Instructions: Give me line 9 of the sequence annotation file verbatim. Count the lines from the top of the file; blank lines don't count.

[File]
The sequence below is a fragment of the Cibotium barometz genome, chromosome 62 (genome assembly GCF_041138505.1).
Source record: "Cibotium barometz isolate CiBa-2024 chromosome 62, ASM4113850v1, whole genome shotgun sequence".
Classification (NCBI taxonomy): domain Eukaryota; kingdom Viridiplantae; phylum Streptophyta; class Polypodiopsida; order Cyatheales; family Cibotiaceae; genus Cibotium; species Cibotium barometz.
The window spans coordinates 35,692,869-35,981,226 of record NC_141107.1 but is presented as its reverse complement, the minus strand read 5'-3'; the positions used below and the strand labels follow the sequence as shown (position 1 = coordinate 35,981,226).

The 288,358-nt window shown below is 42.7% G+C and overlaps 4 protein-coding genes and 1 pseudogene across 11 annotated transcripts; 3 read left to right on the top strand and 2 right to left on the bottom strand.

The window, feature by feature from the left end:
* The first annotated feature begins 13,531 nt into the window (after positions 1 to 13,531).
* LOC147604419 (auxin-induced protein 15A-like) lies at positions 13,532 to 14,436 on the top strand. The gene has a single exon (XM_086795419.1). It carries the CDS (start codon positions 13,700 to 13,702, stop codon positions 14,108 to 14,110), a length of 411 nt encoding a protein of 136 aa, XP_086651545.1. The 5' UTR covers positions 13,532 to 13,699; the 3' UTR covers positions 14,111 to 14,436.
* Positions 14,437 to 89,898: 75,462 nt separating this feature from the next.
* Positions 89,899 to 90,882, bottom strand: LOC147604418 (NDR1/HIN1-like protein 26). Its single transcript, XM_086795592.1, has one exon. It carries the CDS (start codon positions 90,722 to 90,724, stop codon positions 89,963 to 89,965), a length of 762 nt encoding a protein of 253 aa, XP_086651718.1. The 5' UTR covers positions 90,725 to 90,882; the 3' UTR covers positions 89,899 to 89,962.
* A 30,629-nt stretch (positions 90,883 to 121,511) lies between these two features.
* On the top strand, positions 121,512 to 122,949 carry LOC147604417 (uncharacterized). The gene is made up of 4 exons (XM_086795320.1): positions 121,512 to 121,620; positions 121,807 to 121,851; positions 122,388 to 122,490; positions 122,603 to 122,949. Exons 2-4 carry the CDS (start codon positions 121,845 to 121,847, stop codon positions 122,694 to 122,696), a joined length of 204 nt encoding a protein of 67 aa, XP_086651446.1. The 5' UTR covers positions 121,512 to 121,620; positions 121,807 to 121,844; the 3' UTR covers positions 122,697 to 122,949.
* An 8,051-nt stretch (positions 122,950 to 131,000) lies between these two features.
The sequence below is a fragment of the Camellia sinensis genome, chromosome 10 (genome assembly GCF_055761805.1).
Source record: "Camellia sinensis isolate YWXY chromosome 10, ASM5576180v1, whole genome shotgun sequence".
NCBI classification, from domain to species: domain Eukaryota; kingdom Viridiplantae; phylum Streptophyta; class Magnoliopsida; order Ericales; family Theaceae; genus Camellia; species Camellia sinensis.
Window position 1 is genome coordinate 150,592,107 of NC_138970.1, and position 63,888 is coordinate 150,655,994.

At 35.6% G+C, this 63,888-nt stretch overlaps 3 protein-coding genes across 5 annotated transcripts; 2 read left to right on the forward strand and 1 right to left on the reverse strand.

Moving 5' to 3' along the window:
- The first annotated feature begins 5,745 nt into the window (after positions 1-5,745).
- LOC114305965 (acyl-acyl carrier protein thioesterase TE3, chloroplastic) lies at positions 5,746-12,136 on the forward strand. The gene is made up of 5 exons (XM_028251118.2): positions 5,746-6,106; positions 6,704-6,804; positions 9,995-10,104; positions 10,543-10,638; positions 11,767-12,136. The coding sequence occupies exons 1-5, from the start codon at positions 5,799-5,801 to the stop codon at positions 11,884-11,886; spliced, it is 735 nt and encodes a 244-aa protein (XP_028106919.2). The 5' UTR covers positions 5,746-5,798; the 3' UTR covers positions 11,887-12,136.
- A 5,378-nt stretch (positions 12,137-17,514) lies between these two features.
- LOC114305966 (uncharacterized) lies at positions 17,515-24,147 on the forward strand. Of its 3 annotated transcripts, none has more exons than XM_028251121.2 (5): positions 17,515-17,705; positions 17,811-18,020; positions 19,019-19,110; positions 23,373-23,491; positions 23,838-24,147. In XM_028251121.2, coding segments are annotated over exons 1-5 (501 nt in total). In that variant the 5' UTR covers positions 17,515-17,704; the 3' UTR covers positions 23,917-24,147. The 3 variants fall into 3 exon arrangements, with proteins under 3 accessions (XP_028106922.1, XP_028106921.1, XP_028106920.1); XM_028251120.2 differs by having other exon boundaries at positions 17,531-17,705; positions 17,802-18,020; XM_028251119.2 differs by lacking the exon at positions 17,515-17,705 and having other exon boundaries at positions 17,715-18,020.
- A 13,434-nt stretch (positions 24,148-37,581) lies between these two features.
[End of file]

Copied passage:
* Positions 14,437 to 89,898: 75,462 nt separating this feature from the next.